Ebola outbreak: Malta rejects ship carrying suspected case

Media caption,
The BBC takes a look at the scale of the challenge the Ebola outbreak presents to modern medicine

Maltese authorities have turned away a ship travelling from Guinea to Ukraine over fears one person on board may be infected with the Ebola virus.

Maltese Prime Minister Joseph Muscat said the captain of the ship had made a request for assistance for a sick Filipino passenger on board.

The decision to turn the ship away was "morally and legally correct", Mr Muscat said.

The Ebola outbreak in West Africa has now killed more than 2,600 people.

Mr Muscat said permission for the ship to dock was refused as the patient's symptoms were similar to those of Ebola.

Patrol boats were sent to ensure the vessel did not enter Maltese waters.

After being turned away, the MV Western Copenhagen is believed to have headed towards the Italian island of Sicily.

"It could be a false alarm, but we are morally correct to take this decision because we cannot endanger our health system, especially when we don't know the magnitude of the problem," Mr Muscat said, according to the Reuters news agency.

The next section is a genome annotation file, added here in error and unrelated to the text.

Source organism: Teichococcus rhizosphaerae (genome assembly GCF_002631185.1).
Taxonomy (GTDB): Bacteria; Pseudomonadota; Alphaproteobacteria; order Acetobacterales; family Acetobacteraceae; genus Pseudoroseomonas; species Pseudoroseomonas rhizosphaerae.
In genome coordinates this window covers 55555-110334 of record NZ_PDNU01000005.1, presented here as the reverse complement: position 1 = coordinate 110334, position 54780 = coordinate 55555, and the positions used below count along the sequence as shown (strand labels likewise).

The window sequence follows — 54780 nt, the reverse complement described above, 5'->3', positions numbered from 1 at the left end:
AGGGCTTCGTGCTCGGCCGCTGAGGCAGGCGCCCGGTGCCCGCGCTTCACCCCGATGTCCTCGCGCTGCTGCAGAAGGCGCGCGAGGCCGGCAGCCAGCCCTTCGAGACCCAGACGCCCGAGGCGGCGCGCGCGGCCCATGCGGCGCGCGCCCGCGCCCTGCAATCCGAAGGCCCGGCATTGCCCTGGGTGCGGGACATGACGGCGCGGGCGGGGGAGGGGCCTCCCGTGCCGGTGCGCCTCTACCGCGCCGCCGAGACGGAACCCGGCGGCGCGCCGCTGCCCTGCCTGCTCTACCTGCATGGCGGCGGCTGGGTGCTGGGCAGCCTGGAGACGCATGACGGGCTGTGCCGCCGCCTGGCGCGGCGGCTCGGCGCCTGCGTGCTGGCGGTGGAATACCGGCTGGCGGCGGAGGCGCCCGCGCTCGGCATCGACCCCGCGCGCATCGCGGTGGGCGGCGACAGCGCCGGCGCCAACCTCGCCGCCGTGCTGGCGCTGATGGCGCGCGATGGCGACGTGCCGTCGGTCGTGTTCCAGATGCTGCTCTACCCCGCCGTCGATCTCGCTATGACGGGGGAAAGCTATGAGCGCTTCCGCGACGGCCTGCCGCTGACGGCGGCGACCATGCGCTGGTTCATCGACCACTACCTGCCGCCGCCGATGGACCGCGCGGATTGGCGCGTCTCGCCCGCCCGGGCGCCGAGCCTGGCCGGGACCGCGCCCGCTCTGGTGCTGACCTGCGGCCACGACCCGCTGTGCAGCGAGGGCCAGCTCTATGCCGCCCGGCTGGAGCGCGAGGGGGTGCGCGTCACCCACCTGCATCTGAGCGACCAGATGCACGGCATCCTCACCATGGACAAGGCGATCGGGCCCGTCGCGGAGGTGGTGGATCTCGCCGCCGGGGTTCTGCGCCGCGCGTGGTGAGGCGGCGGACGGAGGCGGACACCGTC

The current outbreak is the world's worst of the deadly disease on record, with officials warning that more than 20,000 people could ultimately be infected.

Ebola virus disease (EVD)

  • Symptoms include high fever, bleeding and central nervous system damage
  • Spread by body fluids, such as blood and saliva
  • Current outbreak has mortality rate of about 55%
  • Incubation period is two to 21 days
  • There is no proven vaccine or cure

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